(The Sergeant-at-Arms salutes, about faces, commands the detail), "About Face," (crosses behind the detail and takes position on its left commands), "Forward March." (The detail marches to center, turns left, halts within two paces of the Commander, Sergeant-at-Arms steps one pace forward and salutes.)
Sergeant-at-Arms: "Comrade Commander, we have the honor to present for final inspection and proper disposal these Flags of our Country."
Commander: "Have these Flags been inspected by the First and Second Vice-Commanders?"
Sergeant-at-Arms: "They have.
Commander: "Comrade Second Vice-Commander, what does your inspection show and what do you recommend?"
Second Vice-Commander: "Comrade Commander, since these Flags have become unserviceable in a worthy cause, I recommend that they be honorably retired from further service."
Commander: "Comrade First Vice-Commander, what does your inspection show and what do you recommend?"
First Vice-Commander: "Comrade Commander, since these Flags have become faded and worn in a tribute of service and love, I also recommend that they be fittingly destroyed."
Commander: "Comrades, we have presented here these Flags of our Country which have been inspected and condemned as unserviceable. They have reached their present state in a proper service of tribute, memory and love.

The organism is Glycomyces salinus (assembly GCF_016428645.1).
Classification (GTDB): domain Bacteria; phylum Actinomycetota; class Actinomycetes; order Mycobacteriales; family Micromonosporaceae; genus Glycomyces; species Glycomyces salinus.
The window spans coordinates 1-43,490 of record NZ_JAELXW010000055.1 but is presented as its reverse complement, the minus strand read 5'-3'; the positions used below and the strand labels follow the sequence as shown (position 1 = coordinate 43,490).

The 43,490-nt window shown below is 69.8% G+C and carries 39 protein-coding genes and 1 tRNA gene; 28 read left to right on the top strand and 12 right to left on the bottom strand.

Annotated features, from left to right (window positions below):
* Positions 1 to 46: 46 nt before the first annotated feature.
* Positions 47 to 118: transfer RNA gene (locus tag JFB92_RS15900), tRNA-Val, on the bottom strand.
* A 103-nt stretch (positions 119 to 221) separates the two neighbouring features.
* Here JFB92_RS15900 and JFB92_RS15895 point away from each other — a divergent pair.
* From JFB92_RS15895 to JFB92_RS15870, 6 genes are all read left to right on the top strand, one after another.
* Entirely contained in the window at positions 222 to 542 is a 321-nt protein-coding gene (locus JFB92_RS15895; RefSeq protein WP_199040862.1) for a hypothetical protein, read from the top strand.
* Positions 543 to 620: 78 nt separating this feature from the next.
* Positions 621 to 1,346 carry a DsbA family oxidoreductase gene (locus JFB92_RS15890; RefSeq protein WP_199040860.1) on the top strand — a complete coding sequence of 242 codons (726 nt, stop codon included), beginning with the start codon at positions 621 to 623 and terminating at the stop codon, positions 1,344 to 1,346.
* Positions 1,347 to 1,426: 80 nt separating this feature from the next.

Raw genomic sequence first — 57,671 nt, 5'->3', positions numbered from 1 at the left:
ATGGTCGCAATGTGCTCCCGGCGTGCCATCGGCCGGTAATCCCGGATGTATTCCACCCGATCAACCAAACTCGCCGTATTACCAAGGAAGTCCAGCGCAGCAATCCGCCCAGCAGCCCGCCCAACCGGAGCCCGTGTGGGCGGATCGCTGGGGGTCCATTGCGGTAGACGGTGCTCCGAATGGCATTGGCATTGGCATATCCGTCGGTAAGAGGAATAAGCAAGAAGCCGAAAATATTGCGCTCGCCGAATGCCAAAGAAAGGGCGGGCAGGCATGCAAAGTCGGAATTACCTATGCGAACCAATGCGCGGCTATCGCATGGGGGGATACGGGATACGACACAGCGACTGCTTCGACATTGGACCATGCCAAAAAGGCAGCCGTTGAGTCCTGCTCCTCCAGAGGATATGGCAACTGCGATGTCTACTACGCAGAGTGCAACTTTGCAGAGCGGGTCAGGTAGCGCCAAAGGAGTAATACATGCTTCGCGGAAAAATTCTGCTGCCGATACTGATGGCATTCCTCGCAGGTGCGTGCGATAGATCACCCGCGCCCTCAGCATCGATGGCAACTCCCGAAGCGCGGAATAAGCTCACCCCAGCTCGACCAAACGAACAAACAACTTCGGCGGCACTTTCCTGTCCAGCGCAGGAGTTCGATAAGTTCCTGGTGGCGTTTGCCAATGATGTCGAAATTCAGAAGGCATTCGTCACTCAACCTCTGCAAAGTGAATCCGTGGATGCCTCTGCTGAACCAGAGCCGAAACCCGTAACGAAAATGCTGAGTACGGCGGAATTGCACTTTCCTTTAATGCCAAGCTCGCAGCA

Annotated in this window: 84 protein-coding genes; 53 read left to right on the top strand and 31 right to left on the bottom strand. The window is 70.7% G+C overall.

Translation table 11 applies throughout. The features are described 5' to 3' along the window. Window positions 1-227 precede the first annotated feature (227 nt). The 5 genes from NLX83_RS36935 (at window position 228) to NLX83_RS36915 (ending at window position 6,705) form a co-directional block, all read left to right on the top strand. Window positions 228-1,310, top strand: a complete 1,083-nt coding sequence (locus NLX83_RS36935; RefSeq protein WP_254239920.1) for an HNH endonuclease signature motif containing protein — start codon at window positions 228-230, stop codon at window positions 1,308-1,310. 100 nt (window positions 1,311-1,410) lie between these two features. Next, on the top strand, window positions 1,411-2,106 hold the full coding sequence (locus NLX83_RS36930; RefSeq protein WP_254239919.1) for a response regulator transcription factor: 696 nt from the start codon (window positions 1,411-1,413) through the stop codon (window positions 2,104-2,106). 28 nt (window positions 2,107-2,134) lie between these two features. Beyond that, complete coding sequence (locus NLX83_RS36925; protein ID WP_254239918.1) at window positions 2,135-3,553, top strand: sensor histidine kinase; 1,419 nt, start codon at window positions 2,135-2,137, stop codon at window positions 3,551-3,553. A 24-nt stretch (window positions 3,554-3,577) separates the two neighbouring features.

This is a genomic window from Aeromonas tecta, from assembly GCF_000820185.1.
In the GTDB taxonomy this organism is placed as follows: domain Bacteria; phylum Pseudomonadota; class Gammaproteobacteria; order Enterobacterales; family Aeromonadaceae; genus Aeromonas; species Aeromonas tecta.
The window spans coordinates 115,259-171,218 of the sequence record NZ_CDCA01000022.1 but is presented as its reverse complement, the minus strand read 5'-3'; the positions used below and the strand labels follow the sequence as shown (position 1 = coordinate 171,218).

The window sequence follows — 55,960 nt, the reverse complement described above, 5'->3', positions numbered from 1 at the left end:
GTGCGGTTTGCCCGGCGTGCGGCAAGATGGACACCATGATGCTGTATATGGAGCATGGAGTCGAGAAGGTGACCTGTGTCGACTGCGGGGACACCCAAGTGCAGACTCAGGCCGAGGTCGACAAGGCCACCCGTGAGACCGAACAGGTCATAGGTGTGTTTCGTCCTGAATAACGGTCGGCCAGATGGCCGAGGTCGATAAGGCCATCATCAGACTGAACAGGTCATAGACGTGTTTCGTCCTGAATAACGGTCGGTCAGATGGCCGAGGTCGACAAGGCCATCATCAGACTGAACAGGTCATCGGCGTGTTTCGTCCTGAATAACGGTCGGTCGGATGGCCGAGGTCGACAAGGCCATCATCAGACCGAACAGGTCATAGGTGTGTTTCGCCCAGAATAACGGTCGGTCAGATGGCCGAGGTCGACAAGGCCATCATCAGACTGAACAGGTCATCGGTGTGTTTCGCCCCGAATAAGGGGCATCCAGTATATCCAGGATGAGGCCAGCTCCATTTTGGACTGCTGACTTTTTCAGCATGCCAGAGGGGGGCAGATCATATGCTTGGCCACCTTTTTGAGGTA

"A Flag may be a flimsy bit of printed gauze, or a beautiful banner of finest silk. Its intrinsic value may be trifling or great; but its real value is beyond price, for it is a precious symbol of all that we and our comrades have worked for and lived for, and died for-a free Nation of free men, true to the faith of the past, devoted to the ideals and practice of Justice, Freedom and Democracy.
"Let these faded Flags of our Country be retired and destroyed with respectful and honorable rites and their places be taken by bright new Flags of the same size and kind, and let no grave of our soldier or sailor dead be unhonored and unmarked. Sergeant-at-Arms, assemble the Color Guard, escort the detail bearing the Flags and destroy these Flags by burning. The members shall stand at attention."
(Color Guard forms. The detail about faces. Preceded by the Color Guard the detail marches down center to the fire. National Colors cross over and take position on the right of the fire, facing the Commander. Post Standard takes position on left of fire. The detail lines up behind the fire, which is burning low.)
Commander: "The Chaplain will offer prayer."
Chaplain: "Almighty God, Captain of all hosts and Commander over all, bless and consecrate this present hour.
"We thank Thee for our Country and its Flag, and for the liberty for which it stands. "To clean and purging flame we commit these Flags, worn-out in worthy service. As they yield their substance to the fire, may Thy Holy Light spread over us and bring to our hearts renewed devotion to God and Country. Amen."
Commander: "Hand salute."
(Color Guards present arms. Post Standard is dipped. All officers and members except those on the Flag detail salute. Members of the Flag detail dip the condemned Flags in kerosene and place them on a rack over the fire).
(Bugler sounds "To the Colors.")
Commander: (at conclusion of "To the Colors") "Two."
(The Color Guard shall resume its station and detail is dismissed.)
(Color Guard advances down center and places Colors. Members of the detail resume their places among the members.)